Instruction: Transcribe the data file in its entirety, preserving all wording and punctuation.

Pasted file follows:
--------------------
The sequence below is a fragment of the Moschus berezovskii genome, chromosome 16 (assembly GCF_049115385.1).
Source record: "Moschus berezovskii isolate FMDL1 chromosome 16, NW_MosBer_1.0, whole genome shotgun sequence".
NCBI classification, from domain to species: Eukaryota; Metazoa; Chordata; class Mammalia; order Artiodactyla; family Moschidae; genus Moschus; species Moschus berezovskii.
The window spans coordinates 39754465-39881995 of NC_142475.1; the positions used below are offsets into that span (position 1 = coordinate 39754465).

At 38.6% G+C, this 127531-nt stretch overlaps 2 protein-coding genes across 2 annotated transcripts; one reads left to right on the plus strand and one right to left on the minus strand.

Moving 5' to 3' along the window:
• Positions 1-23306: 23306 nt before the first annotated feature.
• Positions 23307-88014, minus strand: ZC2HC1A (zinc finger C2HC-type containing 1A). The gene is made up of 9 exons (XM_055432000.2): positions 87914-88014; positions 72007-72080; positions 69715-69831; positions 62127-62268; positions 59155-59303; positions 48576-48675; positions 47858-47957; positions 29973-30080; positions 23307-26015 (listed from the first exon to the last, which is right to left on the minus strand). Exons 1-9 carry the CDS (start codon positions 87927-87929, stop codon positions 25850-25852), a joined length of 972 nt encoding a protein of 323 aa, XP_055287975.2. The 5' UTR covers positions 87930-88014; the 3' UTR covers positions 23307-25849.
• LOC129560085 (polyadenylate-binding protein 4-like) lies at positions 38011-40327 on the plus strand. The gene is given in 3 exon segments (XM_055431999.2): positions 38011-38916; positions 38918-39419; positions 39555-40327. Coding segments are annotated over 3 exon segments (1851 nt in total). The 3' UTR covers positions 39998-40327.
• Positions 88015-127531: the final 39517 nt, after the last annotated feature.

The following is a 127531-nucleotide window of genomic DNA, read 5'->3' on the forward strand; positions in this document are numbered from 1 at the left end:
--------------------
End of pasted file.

The sequence below is a fragment of the Moschus berezovskii genome, chromosome 16 (assembly GCF_049115385.1).
Source record: "Moschus berezovskii isolate FMDL1 chromosome 16, NW_MosBer_1.0, whole genome shotgun sequence".
NCBI classification, from domain to species: Eukaryota; Metazoa; Chordata; class Mammalia; order Artiodactyla; family Moschidae; genus Moschus; species Moschus berezovskii.
The window spans coordinates 39754465-39881995 of NC_142475.1; the positions used below are offsets into that span (position 1 = coordinate 39754465).

At 38.6% G+C, this 127531-nt stretch overlaps 2 protein-coding genes across 2 annotated transcripts; one reads left to right on the plus strand and one right to left on the minus strand.

Moving 5' to 3' along the window:
• Positions 1-23306: 23306 nt before the first annotated feature.
• Positions 23307-88014, minus strand: ZC2HC1A (zinc finger C2HC-type containing 1A). The gene is made up of 9 exons (XM_055432000.2): positions 87914-88014; positions 72007-72080; positions 69715-69831; positions 62127-62268; positions 59155-59303; positions 48576-48675; positions 47858-47957; positions 29973-30080; positions 23307-26015 (listed from the first exon to the last, which is right to left on the minus strand). Exons 1-9 carry the CDS (start codon positions 87927-87929, stop codon positions 25850-25852), a joined length of 972 nt encoding a protein of 323 aa, XP_055287975.2. The 5' UTR covers positions 87930-88014; the 3' UTR covers positions 23307-25849.
• LOC129560085 (polyadenylate-binding protein 4-like) lies at positions 38011-40327 on the plus strand. The gene is given in 3 exon segments (XM_055431999.2): positions 38011-38916; positions 38918-39419; positions 39555-40327. Coding segments are annotated over 3 exon segments (1851 nt in total). The 3' UTR covers positions 39998-40327.
• Positions 88015-127531: the final 39517 nt, after the last annotated feature.

The following is a 127531-nucleotide window of genomic DNA, read 5'->3' on the forward strand; positions in this document are numbered from 1 at the left end: